Have you suffered post-traumatic stress disorder (PTSD) following an accident at work, in a public place or a road traffic accident caused by a third party breaching their duty of care? If so, you might wonder whether you could be eligible to make a serious injury claim for severe PTSD. This guide will discuss the eligibility criteria that need to be met in order to have valid grounds to seek personal injury compensation. It will also discuss the evidence you could gather to strengthen your case and how a No Win No Fee solicitor from our panel could assist you.
According to the NHS, PTSD is an anxiety disorder that is caused by a person experiencing very stressful, frightening, or distressing events. It can cause the affected person to experience feelings of isolation, irritability and guilt, and cause them to have problems with sleep, as well as nightmares and flashbacks. If you have an eligible case and succeed in claiming compensation, you could be awarded a settlement that addresses the impacts of PTSD. Later in this guide, we discuss how payouts for PTSD are calculated and what they can comprise.
For more information regarding your potential serious injury claim, you can contact our team via the following details for free:
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- When Can You Make A Serious Injury Claim For Severe PTSD?
- What Evidence Could Help You Claim Compensation For PTSD?
- Case Study: £800,000 Payout For Severe PTSD
- How Much Compensation Could You Receive When Making A Claim For Severe PTSD?
- Make A Serious Injury Claim With A Solicitor On A No Win No Fee Basis
- Read More About How To Claim For A Serious Injury
In order to begin a serious injury claim for severe PTSD, you need to demonstrate that negligence occurred. In tort law, negligence is:
- A third party, such as your employer, a road user, or occupier, owed you a duty of care.
- The duty was breached.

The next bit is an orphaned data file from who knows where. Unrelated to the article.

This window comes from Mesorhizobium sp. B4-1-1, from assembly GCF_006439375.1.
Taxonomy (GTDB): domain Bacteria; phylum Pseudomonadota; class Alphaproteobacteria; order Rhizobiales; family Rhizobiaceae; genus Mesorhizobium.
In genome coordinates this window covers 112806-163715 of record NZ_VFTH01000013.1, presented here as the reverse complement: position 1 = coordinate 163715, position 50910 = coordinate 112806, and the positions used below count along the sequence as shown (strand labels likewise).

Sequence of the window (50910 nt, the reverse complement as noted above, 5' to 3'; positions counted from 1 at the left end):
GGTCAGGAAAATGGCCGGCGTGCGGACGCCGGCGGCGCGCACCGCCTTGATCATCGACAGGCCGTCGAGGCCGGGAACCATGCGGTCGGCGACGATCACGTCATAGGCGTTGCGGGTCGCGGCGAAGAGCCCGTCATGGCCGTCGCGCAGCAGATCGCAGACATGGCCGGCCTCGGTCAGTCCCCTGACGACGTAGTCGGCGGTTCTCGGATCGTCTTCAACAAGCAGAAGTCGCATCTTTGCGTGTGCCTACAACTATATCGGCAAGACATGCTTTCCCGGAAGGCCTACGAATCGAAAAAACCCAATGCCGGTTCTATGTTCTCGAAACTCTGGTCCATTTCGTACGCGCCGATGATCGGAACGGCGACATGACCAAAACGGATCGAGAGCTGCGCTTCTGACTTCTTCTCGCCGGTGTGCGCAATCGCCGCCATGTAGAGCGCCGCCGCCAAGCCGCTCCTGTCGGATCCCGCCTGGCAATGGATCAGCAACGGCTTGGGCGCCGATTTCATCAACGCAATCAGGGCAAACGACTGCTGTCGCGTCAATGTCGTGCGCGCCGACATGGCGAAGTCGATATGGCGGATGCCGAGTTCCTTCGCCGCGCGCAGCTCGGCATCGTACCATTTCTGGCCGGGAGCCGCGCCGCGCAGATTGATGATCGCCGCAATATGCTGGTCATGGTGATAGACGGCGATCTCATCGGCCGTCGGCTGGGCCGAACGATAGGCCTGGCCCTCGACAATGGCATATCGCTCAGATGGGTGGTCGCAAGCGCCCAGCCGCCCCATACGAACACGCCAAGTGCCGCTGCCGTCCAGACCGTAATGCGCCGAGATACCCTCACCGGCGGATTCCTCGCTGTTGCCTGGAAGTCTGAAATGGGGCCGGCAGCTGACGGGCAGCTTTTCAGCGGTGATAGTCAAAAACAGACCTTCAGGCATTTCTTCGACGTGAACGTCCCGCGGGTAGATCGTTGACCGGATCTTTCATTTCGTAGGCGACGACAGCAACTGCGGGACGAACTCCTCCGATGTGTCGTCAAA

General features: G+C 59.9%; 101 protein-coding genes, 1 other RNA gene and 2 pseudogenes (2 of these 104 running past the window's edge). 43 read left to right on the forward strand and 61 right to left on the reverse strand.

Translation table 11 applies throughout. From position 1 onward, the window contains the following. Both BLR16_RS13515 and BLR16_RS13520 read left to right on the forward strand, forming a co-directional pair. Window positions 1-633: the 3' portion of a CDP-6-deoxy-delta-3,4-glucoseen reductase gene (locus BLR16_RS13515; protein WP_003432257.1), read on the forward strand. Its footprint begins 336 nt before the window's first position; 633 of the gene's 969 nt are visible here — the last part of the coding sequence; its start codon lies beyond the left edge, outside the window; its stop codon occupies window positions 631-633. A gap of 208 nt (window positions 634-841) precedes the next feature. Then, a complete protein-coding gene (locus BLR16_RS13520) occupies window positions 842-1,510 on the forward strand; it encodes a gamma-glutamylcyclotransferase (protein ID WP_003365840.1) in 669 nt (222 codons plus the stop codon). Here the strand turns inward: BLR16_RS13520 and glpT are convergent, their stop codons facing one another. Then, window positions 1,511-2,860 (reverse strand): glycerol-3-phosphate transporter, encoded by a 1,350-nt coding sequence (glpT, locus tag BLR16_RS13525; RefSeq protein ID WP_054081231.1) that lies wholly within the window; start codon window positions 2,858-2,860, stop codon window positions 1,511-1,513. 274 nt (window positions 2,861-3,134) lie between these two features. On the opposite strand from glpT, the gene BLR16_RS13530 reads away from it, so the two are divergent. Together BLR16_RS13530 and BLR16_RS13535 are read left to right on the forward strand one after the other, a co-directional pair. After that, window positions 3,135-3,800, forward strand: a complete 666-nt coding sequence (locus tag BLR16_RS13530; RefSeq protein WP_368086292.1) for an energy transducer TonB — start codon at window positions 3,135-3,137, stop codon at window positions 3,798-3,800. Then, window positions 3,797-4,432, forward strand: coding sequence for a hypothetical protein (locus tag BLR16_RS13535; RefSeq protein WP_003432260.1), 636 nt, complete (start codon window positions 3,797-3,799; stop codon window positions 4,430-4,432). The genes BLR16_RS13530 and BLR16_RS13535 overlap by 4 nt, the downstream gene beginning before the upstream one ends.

- You experienced psychological damage and/or physical harm as a result of the breach.
It’s important to note, you can claim for PTSD by itself or alongside a physical injury. For example, if you suffered a crushed leg injury and PTSD you could make a claim for both injuries provided the criteria above have been met.
In addition to proving negligence, you must start your claim within the personal injury claims time limit set out in the Limitation Act 1980. This states that you typically have three years to initiate legal proceedings starting from the date of the accident. However, there can be exceptions to this.
You can call our team for more information on the eligibility criteria for seeking compensation and how long you have to do so. Alternatively, read the following sections to learn more about the duty of care road users, employers, and occupiers have. We also provide examples of how this duty could be breached and the accidents and injuries that could be caused as a result.
The Health and Safety at Work etc. Act 1974 (HASAWA) places a responsibility on employers have to take reasonable and practicable steps as a way to prevent employees from becoming injured in the workplace and as they perform their work-related tasks. This is their duty of care. A failure to uphold this duty could lead to a serious accident at work that causes PTSD. For example:
- Your employer fails to ensure equipment provided for use at work, such as a ladder, is safe to use for its intended purpose. As a result, you witness your colleague fall from a broken ladder while working at a height and sustain a fatal brain injury. You later develop PTSD after witnessing the fatal accident.
Accidents In A Public Place
Those in charge of a public space are known as the occupiers. They owe a duty of care to ensure the reasonable safety of anyone visiting the space as outlined in the Occupiers’ Liability Act 1957. A failure to do so could lead to a serious public place accident. For example: